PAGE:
We must give them space for their doubt to fester, she thinks to the king. Otherwise, in their anger they might boil over to other world.

                Trust me, she implores the king. I am their master. I can continue to lead them astray.

                In the King’s gut of metal and magic, watching a God briefly recall a flash of itself, something new rumbles deep within. Fear, yes… but again excitement. He feels a dark hand reach towards him from the future.

                Something, or someone was coming. Perhaps a death he cannot see.

The World Beyond Life

                The Immortals craved death. But before them lay only desert. Behind them the same wastes, the same desolation. The sun-fired sands in turn cooked their feet. Their soles calloused and their skin burned brown, their entire bodies covered in the same even tone.  Their naked forms blistered in the sun, their shoes and clothes all long since lost to time. They needed not eat, drink or defecate. They did not even remember that once they did these things.

Hollow eyes fixed on the ground before them, on each shuffling step that carried them deeper into the burning sea. Each day carrion birds trailed them, hoping perhaps one of them might fall, or perhaps they too were cursed with infinite life amidst lifelessness, an existence without hope. They stumbled up dunes and then down again, indentations from their steps linger behind them in the windless steppe, where not even the sands shift, where they were the only things that moved.

“How long must we walk?” A Nameless one wondered aloud, punctuating centuries of silence. His fellow travelers stared at him mutely, perhaps they forgot how to speak, or why they even would.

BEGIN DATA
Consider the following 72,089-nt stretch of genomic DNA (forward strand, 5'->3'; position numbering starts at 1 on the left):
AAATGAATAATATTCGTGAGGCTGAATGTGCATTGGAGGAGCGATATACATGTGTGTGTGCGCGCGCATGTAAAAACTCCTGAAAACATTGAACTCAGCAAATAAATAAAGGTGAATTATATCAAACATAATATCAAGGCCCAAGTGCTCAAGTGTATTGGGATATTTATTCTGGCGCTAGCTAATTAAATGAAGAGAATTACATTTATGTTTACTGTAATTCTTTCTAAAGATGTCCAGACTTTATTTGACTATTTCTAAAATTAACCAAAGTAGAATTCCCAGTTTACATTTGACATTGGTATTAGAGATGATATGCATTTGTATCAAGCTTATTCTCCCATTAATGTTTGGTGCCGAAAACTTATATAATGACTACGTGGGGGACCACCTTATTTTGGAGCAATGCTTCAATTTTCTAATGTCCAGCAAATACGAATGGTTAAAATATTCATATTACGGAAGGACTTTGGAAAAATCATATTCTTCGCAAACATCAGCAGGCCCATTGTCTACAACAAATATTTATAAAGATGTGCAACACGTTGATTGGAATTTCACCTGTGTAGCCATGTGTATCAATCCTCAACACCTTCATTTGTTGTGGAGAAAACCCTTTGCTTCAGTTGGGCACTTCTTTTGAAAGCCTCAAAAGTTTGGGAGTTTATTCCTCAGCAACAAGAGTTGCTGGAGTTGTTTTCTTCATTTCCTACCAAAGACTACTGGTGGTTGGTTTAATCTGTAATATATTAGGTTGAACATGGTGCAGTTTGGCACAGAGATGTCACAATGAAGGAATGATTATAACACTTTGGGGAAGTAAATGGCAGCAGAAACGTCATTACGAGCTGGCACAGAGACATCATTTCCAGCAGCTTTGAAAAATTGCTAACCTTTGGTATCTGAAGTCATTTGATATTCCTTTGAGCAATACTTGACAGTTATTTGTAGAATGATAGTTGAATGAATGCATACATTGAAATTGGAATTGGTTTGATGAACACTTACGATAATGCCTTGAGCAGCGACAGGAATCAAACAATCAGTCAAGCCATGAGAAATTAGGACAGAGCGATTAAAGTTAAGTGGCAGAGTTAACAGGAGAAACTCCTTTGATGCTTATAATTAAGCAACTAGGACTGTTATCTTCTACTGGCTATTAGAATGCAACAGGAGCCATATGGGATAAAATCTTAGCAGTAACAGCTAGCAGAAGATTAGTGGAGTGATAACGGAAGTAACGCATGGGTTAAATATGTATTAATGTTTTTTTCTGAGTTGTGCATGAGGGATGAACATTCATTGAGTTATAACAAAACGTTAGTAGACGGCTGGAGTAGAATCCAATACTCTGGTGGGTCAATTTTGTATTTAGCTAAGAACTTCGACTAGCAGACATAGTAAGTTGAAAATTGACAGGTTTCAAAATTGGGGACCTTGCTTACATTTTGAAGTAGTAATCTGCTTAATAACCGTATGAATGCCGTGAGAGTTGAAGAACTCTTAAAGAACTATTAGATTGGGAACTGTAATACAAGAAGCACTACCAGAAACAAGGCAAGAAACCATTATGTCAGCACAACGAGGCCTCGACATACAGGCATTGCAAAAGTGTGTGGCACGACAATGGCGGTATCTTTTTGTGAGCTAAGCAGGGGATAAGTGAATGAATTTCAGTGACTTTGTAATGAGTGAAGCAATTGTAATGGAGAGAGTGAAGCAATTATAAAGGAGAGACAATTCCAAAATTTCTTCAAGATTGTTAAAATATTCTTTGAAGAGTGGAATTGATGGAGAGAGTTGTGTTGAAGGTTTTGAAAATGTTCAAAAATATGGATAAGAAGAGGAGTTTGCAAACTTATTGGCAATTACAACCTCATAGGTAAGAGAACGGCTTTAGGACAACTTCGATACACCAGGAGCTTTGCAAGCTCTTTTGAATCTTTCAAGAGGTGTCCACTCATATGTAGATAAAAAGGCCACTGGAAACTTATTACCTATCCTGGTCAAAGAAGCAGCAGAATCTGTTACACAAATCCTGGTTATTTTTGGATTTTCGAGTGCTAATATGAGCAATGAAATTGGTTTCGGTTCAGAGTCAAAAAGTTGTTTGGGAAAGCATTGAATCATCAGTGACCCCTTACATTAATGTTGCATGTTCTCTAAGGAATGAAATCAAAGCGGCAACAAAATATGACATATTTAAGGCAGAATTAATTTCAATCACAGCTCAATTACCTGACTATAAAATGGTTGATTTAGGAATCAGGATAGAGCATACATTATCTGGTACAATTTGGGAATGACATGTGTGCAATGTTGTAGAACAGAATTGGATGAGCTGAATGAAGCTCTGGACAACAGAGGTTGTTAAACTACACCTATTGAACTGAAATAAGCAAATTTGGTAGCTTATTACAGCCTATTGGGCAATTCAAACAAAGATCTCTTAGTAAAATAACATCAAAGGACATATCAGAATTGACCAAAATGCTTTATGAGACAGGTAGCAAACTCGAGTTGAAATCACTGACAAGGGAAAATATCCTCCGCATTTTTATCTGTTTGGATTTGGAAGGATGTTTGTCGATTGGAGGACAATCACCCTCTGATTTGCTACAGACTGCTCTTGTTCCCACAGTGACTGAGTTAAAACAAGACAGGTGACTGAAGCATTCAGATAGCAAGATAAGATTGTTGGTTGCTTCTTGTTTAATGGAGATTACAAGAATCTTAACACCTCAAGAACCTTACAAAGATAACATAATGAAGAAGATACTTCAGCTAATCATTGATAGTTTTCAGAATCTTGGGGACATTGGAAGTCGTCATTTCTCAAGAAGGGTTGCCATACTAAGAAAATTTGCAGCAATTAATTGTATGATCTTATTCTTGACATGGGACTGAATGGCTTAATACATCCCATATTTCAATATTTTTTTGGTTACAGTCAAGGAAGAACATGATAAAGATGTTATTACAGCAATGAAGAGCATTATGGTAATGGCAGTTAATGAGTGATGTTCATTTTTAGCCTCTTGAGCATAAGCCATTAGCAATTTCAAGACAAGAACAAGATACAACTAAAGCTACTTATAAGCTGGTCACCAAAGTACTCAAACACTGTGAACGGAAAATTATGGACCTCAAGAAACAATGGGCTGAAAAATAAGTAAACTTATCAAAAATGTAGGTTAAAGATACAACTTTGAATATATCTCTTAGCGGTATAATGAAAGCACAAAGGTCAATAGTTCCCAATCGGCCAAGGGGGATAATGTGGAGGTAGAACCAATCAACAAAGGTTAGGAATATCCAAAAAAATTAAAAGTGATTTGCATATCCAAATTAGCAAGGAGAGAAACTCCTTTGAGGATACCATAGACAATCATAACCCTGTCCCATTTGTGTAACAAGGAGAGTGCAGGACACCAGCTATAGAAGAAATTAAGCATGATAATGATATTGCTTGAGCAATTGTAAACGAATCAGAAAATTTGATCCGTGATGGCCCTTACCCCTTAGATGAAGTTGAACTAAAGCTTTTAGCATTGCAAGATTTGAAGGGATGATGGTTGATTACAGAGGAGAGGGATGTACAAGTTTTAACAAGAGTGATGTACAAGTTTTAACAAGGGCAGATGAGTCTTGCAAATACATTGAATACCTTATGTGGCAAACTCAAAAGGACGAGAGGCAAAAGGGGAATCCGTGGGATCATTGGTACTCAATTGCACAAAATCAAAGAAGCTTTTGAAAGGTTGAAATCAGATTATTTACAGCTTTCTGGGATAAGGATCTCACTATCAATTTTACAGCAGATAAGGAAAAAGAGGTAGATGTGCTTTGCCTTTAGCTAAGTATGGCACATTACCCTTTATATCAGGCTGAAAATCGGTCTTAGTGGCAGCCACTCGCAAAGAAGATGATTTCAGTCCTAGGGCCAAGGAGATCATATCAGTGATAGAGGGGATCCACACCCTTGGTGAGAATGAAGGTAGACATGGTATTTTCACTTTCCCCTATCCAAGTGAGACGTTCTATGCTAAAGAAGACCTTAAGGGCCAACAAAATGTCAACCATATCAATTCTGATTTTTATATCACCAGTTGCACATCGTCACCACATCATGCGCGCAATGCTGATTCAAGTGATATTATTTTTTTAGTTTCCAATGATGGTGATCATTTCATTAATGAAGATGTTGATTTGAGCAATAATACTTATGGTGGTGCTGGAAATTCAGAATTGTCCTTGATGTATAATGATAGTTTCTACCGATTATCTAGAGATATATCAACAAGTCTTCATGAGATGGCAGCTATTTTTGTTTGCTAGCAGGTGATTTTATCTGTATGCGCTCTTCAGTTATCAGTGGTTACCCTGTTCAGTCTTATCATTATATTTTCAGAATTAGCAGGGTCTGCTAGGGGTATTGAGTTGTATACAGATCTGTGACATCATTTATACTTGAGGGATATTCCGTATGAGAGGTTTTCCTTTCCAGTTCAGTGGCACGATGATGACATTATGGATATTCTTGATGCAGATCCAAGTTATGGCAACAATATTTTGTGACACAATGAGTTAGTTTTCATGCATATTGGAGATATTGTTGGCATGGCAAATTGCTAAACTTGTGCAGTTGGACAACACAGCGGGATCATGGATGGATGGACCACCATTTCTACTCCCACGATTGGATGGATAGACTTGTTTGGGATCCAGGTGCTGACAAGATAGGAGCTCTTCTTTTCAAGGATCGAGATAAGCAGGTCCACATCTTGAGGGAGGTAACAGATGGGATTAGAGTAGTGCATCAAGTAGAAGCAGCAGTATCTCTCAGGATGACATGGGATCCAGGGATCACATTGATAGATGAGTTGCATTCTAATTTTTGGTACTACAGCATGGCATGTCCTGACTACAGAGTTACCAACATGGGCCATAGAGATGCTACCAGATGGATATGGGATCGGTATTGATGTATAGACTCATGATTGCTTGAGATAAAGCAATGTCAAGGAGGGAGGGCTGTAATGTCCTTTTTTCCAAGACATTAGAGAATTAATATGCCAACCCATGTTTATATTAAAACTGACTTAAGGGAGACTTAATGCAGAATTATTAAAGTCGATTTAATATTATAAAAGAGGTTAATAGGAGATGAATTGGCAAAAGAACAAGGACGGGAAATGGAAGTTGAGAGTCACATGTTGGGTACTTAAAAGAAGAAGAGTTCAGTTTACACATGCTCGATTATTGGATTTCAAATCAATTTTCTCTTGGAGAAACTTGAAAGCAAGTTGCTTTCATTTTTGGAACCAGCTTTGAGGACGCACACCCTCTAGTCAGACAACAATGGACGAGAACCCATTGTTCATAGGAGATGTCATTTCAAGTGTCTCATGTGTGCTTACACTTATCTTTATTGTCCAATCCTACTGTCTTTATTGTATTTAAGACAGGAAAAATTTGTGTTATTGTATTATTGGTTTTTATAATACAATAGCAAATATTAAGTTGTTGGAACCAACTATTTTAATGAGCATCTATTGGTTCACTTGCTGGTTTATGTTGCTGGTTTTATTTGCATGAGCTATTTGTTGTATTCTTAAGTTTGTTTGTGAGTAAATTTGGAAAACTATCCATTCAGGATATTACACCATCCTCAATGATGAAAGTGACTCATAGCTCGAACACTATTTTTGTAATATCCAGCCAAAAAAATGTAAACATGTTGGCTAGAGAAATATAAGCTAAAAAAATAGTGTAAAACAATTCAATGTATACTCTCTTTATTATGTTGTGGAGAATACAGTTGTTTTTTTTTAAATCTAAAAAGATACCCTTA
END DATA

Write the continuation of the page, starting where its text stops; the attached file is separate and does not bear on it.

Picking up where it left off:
“How long until we die?” Shielding his face from the sun, which shined and shined and never set, under which they walked and walked and never slept, never stopped, he regarded it as if expecting an answer. But if indeed there was some intelligence who watched them, some force that had cursed them with survival, no answer forthcame from the skies.

                “Why are we here? Why? Why do we endure?”

                The susurrus rustle of men wading through still sands was the only reply.

                “Why I ask you? Why?” Finally he grabbed another of his compatriots, a nearby woman of indeterminate age and origin, face etched with deep lines but with shining brown hair and dark eyes that saw open and clear.

                He quickly realized: He did not know this woman. Into their hermetic desert entered something new

                “You are the ones that time forgot,” She addresses herself not just to this man, of no identity, no name, no memory. But to the group. “You are the ones life left behind.”

                “Who? Who are you?” One of them asked, which one mattered not, they all had long since ceased to be individuals, but empty husks. Full of blood but not verve, ambulatory but not alive.

                “I am your guide.”

                “Where are you taking us?” The initial questioner demanded, though the question echoed in every mind.

                “You are already there,” And with that, she turned and started walking back the way the group came, back over their innumerable footsteps. And, after a while, the men followed, lost in a world beyond life.